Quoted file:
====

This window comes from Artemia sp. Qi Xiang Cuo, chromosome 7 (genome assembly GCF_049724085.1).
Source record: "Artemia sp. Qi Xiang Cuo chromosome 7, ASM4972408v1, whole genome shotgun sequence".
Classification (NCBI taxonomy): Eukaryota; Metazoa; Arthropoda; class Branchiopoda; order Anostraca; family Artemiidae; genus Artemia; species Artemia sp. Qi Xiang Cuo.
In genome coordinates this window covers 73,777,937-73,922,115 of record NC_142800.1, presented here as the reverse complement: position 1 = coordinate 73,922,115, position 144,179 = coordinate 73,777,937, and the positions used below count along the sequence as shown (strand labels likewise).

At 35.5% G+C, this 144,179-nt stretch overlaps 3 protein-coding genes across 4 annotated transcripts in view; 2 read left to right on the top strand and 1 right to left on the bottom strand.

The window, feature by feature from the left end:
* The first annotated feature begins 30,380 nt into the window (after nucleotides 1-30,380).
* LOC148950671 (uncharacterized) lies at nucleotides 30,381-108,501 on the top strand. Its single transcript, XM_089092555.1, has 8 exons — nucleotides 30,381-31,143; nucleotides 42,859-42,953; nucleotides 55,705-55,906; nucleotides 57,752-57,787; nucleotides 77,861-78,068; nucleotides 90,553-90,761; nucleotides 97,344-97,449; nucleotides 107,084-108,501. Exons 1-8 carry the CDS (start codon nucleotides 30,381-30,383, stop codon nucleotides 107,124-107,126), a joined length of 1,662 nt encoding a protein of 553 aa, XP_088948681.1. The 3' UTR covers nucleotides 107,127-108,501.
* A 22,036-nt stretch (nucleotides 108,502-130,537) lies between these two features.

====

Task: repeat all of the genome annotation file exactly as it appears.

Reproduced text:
This window comes from Artemia sp. Qi Xiang Cuo, chromosome 7 (genome assembly GCF_049724085.1).
Source record: "Artemia sp. Qi Xiang Cuo chromosome 7, ASM4972408v1, whole genome shotgun sequence".
Classification (NCBI taxonomy): Eukaryota; Metazoa; Arthropoda; class Branchiopoda; order Anostraca; family Artemiidae; genus Artemia; species Artemia sp. Qi Xiang Cuo.
In genome coordinates this window covers 73,777,937-73,922,115 of record NC_142800.1, presented here as the reverse complement: position 1 = coordinate 73,922,115, position 144,179 = coordinate 73,777,937, and the positions used below count along the sequence as shown (strand labels likewise).

At 35.5% G+C, this 144,179-nt stretch overlaps 3 protein-coding genes across 4 annotated transcripts in view; 2 read left to right on the top strand and 1 right to left on the bottom strand.

The window, feature by feature from the left end:
* The first annotated feature begins 30,380 nt into the window (after nucleotides 1-30,380).
* LOC148950671 (uncharacterized) lies at nucleotides 30,381-108,501 on the top strand. Its single transcript, XM_089092555.1, has 8 exons — nucleotides 30,381-31,143; nucleotides 42,859-42,953; nucleotides 55,705-55,906; nucleotides 57,752-57,787; nucleotides 77,861-78,068; nucleotides 90,553-90,761; nucleotides 97,344-97,449; nucleotides 107,084-108,501. Exons 1-8 carry the CDS (start codon nucleotides 30,381-30,383, stop codon nucleotides 107,124-107,126), a joined length of 1,662 nt encoding a protein of 553 aa, XP_088948681.1. The 3' UTR covers nucleotides 107,127-108,501.
* A 22,036-nt stretch (nucleotides 108,502-130,537) lies between these two features.